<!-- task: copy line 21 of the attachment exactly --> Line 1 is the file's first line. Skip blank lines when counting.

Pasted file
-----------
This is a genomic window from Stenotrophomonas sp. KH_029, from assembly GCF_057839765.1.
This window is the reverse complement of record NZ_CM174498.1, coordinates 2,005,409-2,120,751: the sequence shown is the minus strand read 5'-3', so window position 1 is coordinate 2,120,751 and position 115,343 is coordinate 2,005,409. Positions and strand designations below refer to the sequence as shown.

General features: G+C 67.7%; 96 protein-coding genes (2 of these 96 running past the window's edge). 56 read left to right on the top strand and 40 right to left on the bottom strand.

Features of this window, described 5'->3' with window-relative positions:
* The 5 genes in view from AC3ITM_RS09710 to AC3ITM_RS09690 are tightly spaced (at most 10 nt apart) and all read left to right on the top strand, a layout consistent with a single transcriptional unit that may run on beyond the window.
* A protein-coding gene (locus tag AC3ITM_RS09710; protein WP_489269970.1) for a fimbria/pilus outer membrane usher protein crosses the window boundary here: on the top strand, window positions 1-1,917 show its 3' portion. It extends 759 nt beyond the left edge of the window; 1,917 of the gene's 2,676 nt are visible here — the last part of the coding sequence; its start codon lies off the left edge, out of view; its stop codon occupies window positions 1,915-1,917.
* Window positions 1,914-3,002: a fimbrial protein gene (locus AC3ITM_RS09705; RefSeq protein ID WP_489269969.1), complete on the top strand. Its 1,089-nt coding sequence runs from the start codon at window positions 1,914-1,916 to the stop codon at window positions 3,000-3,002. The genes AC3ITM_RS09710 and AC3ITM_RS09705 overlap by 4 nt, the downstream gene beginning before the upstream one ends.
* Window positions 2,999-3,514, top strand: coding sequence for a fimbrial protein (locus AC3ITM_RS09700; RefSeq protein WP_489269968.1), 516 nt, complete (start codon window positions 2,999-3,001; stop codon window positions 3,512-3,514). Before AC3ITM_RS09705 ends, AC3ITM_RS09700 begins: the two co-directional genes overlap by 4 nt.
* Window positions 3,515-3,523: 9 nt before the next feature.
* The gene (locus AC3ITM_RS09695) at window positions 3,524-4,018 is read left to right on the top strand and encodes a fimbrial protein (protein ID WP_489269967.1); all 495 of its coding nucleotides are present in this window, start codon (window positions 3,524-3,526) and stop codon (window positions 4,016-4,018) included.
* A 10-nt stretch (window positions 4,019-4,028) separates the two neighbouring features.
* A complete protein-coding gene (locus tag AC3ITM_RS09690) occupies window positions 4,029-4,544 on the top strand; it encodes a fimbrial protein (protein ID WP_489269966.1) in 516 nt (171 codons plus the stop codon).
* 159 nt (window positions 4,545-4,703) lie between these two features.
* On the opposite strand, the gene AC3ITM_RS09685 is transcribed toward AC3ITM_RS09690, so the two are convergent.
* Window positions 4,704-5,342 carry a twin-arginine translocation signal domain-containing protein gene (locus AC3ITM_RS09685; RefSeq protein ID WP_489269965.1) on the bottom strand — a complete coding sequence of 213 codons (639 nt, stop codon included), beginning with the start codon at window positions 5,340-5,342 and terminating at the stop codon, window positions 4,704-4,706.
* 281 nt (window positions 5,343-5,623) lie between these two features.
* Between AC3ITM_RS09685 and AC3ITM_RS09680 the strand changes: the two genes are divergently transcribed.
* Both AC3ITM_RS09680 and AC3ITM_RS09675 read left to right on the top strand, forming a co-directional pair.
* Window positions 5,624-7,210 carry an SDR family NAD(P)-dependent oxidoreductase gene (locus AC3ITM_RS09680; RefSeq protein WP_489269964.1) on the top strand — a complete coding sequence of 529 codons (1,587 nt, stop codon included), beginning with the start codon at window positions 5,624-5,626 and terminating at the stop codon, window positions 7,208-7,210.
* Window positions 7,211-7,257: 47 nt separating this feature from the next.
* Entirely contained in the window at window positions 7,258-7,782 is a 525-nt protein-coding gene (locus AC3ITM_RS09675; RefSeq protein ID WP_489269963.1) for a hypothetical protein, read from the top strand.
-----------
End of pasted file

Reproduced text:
* Entirely contained in the window at window positions 7,258-7,782 is a 525-nt protein-coding gene (locus AC3ITM_RS09675; RefSeq protein ID WP_489269963.1) for a hypothetical protein, read from the top strand.